Florida’s public schools must open their campuses in August and operate five days a week, giving all students the option of a traditional school calendar, the state’s education commissioner said in an executive order signed Monday.
That requirement, however, could be waived if local or state health departments deem such plans unsafe, according to the order signed by Education Commissioner Richard Corcoran.
Schools are currently grappling with how to reopen campuses — shuttered in March to stop the spread of the coronavirus — in the face of rising cases in Florida.
Districts are allowed, and encouraged, to develop “innovative alternatives” to classes in “brick and mortar” schools. But parents who seek a return to a typical school week on campus must have that option when schools restart next month, said Jacob Oliva, chancellor of K-12 education at the Florida Department of Education, in a video call Monday with local school officials to explain the new order.
Oliva noted that in state surveys, about one-third of parents have said they want their children back on campus full time starting in August. The other two-thirds aren’t sure yet or want their children to study online to avoid crowds on campuses.
Some school districts, including in Duval County and South Florida, previously have proposed reopening plans that would allow students to attend campus only part of the week, studying online the other days. But those options no longer seem sufficient under Corcoran’s new order.
In Central Florida, however, the Lake and Osceola county school districts have announced plans that would give parents a five-day-a-week option, and Seminole County is working on such a proposal, too. Those districts are letting parents choose if they want their children back on campus or if they’d prefer for them to study online when the 2020-21 school year begins.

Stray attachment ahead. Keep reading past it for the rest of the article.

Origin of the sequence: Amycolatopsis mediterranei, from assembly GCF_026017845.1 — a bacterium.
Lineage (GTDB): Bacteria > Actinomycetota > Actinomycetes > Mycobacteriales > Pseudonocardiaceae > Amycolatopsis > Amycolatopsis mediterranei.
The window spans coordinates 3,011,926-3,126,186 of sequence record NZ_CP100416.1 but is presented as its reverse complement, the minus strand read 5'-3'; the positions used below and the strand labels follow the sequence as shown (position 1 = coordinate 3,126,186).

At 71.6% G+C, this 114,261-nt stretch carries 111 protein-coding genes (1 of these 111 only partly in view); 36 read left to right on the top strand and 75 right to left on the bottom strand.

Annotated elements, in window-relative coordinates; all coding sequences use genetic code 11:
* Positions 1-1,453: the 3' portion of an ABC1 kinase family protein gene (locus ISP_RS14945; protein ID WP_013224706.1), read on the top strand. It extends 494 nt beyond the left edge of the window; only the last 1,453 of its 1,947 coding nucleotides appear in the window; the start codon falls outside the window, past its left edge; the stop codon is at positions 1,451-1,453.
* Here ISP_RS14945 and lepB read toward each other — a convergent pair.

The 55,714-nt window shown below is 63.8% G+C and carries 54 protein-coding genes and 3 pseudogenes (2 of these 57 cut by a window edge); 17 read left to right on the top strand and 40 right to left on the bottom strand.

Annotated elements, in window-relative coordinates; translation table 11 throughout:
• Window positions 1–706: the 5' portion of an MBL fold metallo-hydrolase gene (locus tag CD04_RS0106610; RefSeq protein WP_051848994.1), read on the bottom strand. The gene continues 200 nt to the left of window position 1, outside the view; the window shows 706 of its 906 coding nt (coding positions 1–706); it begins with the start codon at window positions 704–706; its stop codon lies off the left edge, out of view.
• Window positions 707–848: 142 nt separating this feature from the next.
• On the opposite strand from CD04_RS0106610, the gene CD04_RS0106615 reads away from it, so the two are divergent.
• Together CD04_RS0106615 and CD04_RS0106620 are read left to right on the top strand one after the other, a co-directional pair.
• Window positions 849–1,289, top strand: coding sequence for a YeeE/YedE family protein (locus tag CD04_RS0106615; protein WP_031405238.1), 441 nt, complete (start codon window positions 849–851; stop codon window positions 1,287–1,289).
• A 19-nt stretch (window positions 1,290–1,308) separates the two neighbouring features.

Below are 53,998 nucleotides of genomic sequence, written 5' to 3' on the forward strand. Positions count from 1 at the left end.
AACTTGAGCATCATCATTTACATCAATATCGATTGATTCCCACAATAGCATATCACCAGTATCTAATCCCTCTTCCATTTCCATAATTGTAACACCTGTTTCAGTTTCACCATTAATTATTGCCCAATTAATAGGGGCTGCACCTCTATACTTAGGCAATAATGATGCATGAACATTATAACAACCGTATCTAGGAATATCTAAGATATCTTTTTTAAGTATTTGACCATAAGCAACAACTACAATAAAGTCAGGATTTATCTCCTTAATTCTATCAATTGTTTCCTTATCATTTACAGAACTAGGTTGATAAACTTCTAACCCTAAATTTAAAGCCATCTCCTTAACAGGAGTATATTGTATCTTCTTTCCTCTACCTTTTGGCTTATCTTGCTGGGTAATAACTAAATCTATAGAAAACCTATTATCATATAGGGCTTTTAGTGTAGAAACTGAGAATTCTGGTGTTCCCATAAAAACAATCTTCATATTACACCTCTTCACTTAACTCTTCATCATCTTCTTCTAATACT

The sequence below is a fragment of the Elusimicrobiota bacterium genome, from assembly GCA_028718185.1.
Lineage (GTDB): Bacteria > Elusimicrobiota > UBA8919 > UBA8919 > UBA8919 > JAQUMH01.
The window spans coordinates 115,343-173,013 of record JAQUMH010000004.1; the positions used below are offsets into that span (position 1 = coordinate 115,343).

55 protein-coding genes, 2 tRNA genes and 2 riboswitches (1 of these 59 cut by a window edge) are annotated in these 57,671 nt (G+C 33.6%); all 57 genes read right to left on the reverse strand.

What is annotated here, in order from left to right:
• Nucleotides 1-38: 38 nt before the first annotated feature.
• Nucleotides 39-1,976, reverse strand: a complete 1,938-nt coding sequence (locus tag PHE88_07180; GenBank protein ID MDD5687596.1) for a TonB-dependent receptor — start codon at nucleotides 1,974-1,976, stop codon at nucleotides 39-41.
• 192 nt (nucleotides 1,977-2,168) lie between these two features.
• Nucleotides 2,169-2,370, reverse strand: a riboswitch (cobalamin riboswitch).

The Orange County school district plans to discuss reopening plans at a meeting Tuesday.
The Florida Department of Education must approve districts reopening plans, unless districts choose to operate on a traditional plan as they did before the nation’s health crisis.
Florida’s new order was issued the same day President Donald Trump tweeted, “SCHOOLS MUST OPEN IN THE FALL!!!” and also that Democrats “don’t want to open schools in the Fall for political reasons, not for health reasons!”
Corcoran, a former Republican lawmaker and speaker of the Florida House, was tapped by Gov. Ron DeSantis to run Florida’s education system soon after DeSantis, a fellow Republican, won election in 2018.
Both men have made it clear they want public schools open. They view in-person instruction as best for students, and they think the state’s economy, decimated by the coronavirus pandemic, cannot fully recover without schools open so parents can return to work.
“There is a need to open schools fully to ensure the quality and continuity of the educational process, the comprehensive well-being of students and families and a return to Florida hitting its full economic stride,” Corcoran’s order said.
On Facebook, however, the new order quickly drew criticism from some teachers who fear schools cannot safely operate giving the current spread of the virus.
“Just plain crazy,” one wrote.
“Then again, I’m a sane person who values human life. What do I know? #lordhelpus” wrote another.
Orange Mayor Jerry Demings said school reopening plans will rest with local school districts but he hoped students could return safely to campus in August.